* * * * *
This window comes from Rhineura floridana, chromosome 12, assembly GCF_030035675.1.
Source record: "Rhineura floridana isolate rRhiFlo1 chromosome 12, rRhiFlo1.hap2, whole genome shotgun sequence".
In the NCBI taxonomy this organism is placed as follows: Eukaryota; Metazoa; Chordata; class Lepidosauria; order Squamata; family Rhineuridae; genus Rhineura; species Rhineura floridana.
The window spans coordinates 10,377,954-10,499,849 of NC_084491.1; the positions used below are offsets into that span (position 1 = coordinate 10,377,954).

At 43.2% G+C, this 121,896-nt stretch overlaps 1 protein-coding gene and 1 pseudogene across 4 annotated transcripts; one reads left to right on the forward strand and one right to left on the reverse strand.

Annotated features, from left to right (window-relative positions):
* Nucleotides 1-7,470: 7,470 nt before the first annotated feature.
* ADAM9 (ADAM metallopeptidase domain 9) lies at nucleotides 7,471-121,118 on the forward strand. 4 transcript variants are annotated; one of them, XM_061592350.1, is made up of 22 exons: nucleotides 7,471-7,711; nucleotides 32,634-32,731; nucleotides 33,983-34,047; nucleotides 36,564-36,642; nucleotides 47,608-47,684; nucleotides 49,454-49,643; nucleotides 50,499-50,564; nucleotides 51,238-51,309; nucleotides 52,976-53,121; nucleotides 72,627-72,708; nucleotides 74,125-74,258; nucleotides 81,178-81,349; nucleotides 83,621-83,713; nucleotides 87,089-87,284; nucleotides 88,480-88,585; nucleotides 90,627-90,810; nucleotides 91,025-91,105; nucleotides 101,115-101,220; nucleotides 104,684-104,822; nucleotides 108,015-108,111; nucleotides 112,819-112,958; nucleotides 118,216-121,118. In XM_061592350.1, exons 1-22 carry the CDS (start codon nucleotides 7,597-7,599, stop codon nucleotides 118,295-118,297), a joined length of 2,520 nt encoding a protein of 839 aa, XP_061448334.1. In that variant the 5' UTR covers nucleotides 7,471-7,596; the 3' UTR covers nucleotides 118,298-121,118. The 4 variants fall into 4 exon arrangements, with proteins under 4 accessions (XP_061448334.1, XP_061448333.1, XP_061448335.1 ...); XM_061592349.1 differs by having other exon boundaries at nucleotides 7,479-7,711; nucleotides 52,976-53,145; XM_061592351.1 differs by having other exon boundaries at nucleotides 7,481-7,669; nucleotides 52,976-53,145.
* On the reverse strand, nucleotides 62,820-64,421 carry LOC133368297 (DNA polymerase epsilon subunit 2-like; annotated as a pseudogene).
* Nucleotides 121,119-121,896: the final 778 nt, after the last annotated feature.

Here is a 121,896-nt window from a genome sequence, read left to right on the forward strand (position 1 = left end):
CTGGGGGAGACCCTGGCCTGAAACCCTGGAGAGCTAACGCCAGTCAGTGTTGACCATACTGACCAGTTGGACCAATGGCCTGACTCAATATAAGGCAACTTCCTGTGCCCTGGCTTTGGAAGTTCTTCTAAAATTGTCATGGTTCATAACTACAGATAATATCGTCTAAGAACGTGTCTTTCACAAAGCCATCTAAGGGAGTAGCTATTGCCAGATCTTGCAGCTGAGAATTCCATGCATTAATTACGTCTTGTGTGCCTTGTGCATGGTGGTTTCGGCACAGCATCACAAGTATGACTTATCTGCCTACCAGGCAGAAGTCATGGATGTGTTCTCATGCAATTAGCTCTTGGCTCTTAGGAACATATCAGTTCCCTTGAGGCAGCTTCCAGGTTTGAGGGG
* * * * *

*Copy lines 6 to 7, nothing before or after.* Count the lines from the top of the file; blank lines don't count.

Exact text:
Annotated features, from left to right (window-relative positions):
* Nucleotides 1-7,470: 7,470 nt before the first annotated feature.